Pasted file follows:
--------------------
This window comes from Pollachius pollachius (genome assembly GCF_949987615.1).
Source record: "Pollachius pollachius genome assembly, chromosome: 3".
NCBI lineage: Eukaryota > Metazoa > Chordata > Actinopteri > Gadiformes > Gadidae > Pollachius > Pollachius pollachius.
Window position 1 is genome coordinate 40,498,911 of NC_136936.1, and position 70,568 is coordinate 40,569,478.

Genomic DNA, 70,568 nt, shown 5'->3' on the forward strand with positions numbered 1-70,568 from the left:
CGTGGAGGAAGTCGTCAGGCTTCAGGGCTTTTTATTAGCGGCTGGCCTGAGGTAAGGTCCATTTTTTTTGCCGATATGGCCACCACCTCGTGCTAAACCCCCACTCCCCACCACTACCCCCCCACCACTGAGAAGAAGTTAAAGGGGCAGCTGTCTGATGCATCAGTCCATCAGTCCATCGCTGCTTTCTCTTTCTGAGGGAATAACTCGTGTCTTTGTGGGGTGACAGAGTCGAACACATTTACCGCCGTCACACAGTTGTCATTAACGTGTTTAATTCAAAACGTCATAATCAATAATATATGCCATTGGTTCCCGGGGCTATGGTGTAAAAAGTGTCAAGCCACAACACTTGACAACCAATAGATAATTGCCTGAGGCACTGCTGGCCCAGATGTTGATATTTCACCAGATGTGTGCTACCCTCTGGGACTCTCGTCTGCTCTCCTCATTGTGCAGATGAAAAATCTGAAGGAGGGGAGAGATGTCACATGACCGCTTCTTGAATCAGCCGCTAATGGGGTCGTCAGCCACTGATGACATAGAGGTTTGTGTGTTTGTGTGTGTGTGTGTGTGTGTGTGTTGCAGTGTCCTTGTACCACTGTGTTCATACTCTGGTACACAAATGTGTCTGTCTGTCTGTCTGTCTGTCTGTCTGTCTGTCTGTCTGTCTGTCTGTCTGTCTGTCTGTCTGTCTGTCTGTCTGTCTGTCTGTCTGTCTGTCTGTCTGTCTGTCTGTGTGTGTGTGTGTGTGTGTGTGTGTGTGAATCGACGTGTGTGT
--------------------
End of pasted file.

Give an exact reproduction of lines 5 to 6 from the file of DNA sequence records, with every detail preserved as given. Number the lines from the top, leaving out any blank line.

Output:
Genomic DNA, 70,568 nt, shown 5'->3' on the forward strand with positions numbered 1-70,568 from the left:
CGTGGAGGAAGTCGTCAGGCTTCAGGGCTTTTTATTAGCGGCTGGCCTGAGGTAAGGTCCATTTTTTTTGCCGATATGGCCACCACCTCGTGCTAAACCCCCACTCCCCACCACTACCCCCCCACCACTGAGAAGAAGTTAAAGGGGCAGCTGTCTGATGCATCAGTCCATCAGTCCATCGCTGCTTTCTCTTTCTGAGGGAATAACTCGTGTCTTTGTGGGGTGACAGAGTCGAACACATTTACCGCCGTCACACAGTTGTCATTAACGTGTTTAATTCAAAACGTCATAATCAATAATATATGCCATTGGTTCCCGGGGCTATGGTGTAAAAAGTGTCAAGCCACAACACTTGACAACCAATAGATAATTGCCTGAGGCACTGCTGGCCCAGATGTTGATATTTCACCAGATGTGTGCTACCCTCTGGGACTCTCGTCTGCTCTCCTCATTGTGCAGATGAAAAATCTGAAGGAGGGGAGAGATGTCACATGACCGCTTCTTGAATCAGCCGCTAATGGGGTCGTCAGCCACTGATGACATAGAGGTTTGTGTGTTTGTGTGTGTGTGTGTGTGTGTGTGTTGCAGTGTCCTTGTACCACTGTGTTCATACTCTGGTACACAAATGTGTCTGTCTGTCTGTCTGTCTGTCTGTCTGTCTGTCTGTCTGTCTGTCTGTCTGTCTGTCTGTCTGTCTGTCTGTCTGTCTGTCTGTCTGTCTGTCTGTCTGTCTGTCTGTGTGTGTGTGTGTGTGTGTGTGTGTGTGAATCGACGTGTGTGT